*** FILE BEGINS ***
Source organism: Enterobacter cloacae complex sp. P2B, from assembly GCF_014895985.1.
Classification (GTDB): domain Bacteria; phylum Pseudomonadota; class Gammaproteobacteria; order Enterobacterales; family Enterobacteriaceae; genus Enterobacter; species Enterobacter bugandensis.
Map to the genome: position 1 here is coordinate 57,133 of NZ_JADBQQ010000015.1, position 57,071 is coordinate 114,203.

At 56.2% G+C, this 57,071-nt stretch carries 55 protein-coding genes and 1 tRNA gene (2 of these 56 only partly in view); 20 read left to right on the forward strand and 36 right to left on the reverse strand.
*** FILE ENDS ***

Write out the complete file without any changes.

Source organism: Enterobacter cloacae complex sp. P2B, from assembly GCF_014895985.1.
Classification (GTDB): domain Bacteria; phylum Pseudomonadota; class Gammaproteobacteria; order Enterobacterales; family Enterobacteriaceae; genus Enterobacter; species Enterobacter bugandensis.
Map to the genome: position 1 here is coordinate 57,133 of NZ_JADBQQ010000015.1, position 57,071 is coordinate 114,203.

At 56.2% G+C, this 57,071-nt stretch carries 55 protein-coding genes and 1 tRNA gene (2 of these 56 only partly in view); 20 read left to right on the forward strand and 36 right to left on the reverse strand.